By Rav Shaul Feldman

While serving as an IDF paratrooper 20 years ago, I was involved in a mission to uncover caches of hidden munitions that were being used to target Jews traveling to and from Gush Etzion.  As the mission intensified, our battalion was stationed in the Arab village of “D’heisha” near Beit Lechem, conducting thorough house-to-house searches.

Over the course of our systematic raids, we encountered several elderly Arabs who claimed that they were unable to move.  Following protocol, we forcibly removed them from their beds to ensure that it was not a ploy and that they were not hiding ammunition under their mattresses.  Many times, this tactic proved essential, as we uncovered rather large stockpiles of weapons.

Make no mistake, it was an incredibly uncomfortable mission.  We gained no pleasure in making a mess of people’s clean houses or forcing elderly people to stand. Yet, we understood the magnitude of our mission.  We knew that we were acting on behalf of the State of Israel to protect its citizens, our fellow Jews.

At one point during the mission, we forcibly removed an elderly Arab from his bed but found nothing beneath his mattress.  A soldier in my unit broke down on the spot, throwing his gun to the ground and ranting about the ethics of the activities in which we were engaged.  He explained that he was not willing to serve in the army if he would be required to carry out this kind of mission.

This long-forgotten memory came to mind a couple of months ago when a group of soldiers from Unit 8200, one of the IDF’s most elite intelligence units, drafted a letter to their commanding officers stating their position on the Israeli Air Force missions over Gaza: they refused to be involved in the airstrikes because they believed that the tactic was immoral and unethical.

Both of these stories illustrate the dangers of promoting Zionism without Torah.  Without Torah knowledge and a deep understanding of our culture, history and traditions, Zionist ideology is inherently flawed – it is a skeleton without a backbone.  So, when soldiers who are raised on a Zionism devoid of Torah values face an ideological challenge, they are simply at a loss.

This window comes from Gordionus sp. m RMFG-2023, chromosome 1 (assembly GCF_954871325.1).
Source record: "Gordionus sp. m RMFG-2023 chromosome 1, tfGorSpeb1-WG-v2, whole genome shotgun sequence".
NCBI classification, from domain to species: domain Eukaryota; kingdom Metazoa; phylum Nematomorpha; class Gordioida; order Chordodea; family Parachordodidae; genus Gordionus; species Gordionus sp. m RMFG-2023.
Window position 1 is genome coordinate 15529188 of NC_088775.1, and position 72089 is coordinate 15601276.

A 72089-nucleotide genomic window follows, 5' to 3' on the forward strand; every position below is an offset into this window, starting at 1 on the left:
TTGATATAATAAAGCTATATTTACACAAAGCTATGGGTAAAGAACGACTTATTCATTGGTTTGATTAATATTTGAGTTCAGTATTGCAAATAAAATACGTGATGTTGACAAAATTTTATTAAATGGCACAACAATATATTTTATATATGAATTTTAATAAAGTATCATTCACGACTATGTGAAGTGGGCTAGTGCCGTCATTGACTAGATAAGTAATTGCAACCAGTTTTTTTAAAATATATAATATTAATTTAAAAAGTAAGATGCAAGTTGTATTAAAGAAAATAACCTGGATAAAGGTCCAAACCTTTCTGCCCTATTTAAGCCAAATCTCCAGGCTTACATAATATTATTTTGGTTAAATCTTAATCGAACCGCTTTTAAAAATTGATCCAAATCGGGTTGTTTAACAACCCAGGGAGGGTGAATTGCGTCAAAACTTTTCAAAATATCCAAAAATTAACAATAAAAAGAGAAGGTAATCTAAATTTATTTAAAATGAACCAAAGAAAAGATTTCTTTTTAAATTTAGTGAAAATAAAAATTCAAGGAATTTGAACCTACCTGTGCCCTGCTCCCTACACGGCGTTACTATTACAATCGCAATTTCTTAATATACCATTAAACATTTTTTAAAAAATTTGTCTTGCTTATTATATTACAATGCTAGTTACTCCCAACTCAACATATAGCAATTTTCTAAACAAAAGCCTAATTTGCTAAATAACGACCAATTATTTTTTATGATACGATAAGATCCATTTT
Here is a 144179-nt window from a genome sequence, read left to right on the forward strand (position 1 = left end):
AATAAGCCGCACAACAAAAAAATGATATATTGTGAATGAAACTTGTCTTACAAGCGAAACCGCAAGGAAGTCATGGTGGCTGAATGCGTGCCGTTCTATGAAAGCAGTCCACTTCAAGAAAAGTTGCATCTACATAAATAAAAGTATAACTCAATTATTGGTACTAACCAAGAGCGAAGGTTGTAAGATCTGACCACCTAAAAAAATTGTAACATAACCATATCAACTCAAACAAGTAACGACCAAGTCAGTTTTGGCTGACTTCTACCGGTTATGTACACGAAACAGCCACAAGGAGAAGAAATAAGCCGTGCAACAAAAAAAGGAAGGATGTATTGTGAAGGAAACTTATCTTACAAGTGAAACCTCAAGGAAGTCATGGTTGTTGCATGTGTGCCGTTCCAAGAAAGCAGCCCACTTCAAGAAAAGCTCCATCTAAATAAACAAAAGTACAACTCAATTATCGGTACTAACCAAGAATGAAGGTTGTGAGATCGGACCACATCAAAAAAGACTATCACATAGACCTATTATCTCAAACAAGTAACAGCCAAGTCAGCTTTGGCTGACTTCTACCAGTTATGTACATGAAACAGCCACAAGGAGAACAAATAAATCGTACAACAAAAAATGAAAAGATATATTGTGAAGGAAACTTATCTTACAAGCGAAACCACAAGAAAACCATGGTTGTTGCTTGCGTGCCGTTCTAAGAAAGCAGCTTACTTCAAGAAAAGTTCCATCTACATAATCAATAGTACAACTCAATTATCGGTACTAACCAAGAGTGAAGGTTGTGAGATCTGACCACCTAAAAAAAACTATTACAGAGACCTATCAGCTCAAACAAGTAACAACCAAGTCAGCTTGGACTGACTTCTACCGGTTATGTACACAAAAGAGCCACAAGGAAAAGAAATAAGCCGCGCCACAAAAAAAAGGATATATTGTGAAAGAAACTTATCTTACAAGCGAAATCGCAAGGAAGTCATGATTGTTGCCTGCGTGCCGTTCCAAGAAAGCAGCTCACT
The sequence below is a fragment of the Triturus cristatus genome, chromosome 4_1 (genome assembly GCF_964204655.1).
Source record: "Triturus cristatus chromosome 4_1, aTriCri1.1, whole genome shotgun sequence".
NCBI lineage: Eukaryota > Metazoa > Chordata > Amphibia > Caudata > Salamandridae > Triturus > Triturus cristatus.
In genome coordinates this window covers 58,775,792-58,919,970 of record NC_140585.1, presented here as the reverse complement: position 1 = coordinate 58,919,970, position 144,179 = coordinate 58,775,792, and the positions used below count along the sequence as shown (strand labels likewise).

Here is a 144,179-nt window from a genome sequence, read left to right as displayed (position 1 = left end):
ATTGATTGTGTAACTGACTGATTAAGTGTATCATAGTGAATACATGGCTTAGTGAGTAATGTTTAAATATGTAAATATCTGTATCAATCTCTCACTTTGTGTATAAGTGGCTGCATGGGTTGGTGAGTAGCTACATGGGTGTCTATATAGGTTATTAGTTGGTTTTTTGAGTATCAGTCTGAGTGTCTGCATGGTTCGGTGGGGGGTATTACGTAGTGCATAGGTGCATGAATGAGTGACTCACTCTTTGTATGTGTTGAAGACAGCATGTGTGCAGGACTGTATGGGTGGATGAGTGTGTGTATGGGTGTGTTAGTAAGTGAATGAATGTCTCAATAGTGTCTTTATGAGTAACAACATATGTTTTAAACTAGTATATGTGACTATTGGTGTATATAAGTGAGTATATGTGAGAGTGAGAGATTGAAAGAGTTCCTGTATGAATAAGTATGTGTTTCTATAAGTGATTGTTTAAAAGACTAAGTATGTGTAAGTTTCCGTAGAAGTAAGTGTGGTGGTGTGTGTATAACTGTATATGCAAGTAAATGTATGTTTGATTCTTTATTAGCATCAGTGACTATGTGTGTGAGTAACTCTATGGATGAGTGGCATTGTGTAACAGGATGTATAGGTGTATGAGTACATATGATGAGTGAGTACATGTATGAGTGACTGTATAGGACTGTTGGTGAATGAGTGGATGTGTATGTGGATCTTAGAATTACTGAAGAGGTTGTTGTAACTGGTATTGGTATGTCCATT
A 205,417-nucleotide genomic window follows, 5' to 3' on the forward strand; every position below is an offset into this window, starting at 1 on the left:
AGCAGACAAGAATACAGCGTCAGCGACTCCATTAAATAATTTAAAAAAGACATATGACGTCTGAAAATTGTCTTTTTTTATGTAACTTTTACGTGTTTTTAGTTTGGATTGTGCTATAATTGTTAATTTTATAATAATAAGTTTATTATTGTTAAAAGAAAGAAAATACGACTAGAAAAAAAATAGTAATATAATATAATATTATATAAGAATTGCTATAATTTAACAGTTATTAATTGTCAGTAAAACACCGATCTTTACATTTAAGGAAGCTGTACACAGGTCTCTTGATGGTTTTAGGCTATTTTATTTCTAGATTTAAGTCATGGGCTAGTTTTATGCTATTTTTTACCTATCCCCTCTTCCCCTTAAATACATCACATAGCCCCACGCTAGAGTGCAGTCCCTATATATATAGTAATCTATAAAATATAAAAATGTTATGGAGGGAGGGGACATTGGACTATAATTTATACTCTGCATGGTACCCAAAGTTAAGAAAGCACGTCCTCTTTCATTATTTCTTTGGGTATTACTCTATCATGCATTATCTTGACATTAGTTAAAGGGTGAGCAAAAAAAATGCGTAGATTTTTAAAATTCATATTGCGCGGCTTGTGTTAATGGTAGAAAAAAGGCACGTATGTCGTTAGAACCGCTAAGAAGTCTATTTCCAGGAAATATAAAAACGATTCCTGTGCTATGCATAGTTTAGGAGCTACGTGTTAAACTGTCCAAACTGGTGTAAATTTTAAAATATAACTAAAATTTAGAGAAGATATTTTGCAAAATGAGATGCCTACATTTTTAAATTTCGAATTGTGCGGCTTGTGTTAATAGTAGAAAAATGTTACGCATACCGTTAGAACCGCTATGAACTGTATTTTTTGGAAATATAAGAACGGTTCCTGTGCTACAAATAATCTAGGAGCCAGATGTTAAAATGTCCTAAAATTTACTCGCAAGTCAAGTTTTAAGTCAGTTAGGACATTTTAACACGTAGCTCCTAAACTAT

The bottom line is that Religion and Zionism are innately intertwined and cannot be separated.  As such, it is essential that we educate our children and arm our military with a strong Jewish identity and deep connection to Torah values so that they will never question the historical, cultural or national importance and significance of the Jewish State, nor our right to protect our people in our land.

Voting for the Religious Zionist Slate (www.VoteTorah.org) in the current World Zionist Congress elections presents us with a unique opportunity to safeguard Torah values and ensure that religious Zionist ideologies are put into practice in Israel and around the world.

It’s really quite simple.  Before we can concentrate on educating the world about the global importance of the State of Israel, we need to make sure that our own children connect with their birthright on a personal level and understand and believe in the necessity to keep our Homeland safe, secure and undivided.

We need to all “Vote Torah” and constantly keep Israel’s Jewish soul in mind.

Rabbi Shaul Feldman is the Director of Bnei Akiva of the U.S. and Canada. Previously, he held teaching positions at Yeshivat Kerem B’Yavneh, Yeshiva University and Torah Mi’Zion Kollel, and spent four years as a Bnei Akiva shaliach. Rabbi Feldman is also the Campaign Chair of the Religious Zionist Slate (www.VoteTorah.org), a party running in the World Zionist Congress elections.

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